How ‘Baraye,’ a song about Iran’s protests, became an anthem for women, freedom and an ordinary life

Shervin Hajipour sings 'Baraye'
A video of Iranian singer Shervin Hajipour, whose protest song “Baraye” received more than 40 million views within a day according to some estimates, has quickly spread across Iran and to the Iranian diaspora.
(Khaled Desouki / AFP via Getty Images)

As crowds poured through the streets of Iran last month to demonstrate against the government, an up-and-coming 25-year-old singer named Shervin Hajipour began working on a new song.

For the lyrics, he drew on tweets by his fellow Iranians explaining their reasons for joining the rapidly expanding protests. They were many.

For dancing in the streets
For our fear when kissing loved ones
For my sister, your sister, our sisters
For the changing of rotted minds


He set the words to a mournful keyboard melody and titled it “Baraye” — “for the sake of” or “because of” in Persian.

Then, on Sept. 28, he posted it on social media.

Within a day, according to some estimates, it received more than 40 million views, quickly spreading across the nation and to the Iranian diaspora. The government responded by arresting Hajipour, and soon the song was removed from his Instagram page.

But it was too late to suppress it. The protest movement, led by women and young people, had unified a discontented nation across socioeconomic lines, geographic regions and ethnicities. “Baraye” was now its anthem.

Videos posted online show young school girls dancing in a circle and singing the anthem in protest. It blasts from inside apartments and from cars driving past women walking without hijab in quiet defiance.

For embarrassment due to being penniless
For yearning for an ordinary life
For the child laborer and his dreams
For this dictatorial economy
For this polluted air


“I got goosebumps,” said a 26-year-old woman in Tehran, describing her experience of hearing the song. “All around me, people were listening to it feeling misery and pity.”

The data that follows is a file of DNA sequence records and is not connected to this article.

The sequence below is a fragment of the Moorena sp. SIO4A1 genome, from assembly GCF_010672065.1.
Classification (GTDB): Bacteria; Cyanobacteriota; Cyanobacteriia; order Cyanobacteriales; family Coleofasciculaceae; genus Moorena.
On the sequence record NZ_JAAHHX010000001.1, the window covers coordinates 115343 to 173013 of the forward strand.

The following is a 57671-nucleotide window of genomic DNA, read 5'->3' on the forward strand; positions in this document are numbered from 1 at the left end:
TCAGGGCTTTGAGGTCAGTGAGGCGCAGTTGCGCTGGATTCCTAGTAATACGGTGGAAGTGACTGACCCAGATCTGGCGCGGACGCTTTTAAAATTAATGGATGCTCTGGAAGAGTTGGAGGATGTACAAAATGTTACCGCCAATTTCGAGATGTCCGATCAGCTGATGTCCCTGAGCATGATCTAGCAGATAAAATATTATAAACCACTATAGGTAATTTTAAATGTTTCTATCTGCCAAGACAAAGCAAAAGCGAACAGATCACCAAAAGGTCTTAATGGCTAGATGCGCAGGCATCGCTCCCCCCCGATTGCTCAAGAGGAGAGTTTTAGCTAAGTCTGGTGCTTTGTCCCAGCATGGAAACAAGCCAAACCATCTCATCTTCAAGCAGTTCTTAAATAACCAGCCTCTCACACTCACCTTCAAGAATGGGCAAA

Like others, she gave only her first name, Armita, for fear of retaliation by the government. People around her — teachers, mothers, young girls — play the song constantly. A receptionist at an English school, she said that schoolgirls are running an anti-hijab campaign, using the song as a driving force behind their movement.

In Karaj, near Tehran, protesters played the song and chanted “Death to the dictator!” and “Woman, life, freedom!” In an Iranian classroom, students wrote the lyrics to “Baraye” on the wall.

A popular video circulating online shows Iranian high school students standing without hijab, their backs facing the camera as they hold hands in front of a whiteboard and sing the song.

In the diaspora, the anthem has taken on a life of its own — remixed, covered and sung at protests from Los Angeles to Europe. The Iranian pop singer Arash played “Baraye” during a packed concert in Canada as the audience sang along.

Iran’s widespread protests were sparked by the death of 22-year-old Mahsa Amini following her arrest and brutal handling by Iran’s morality police for allegedly failing to cover her hair properly and wearing pants that were too tight. But the cry for the rights of women and girls quickly morphed into something much bigger.

For the dogs, innocent but banned
For all these never-ending tears
For never experiencing this moment again
For the smiling faces
For the students, for the future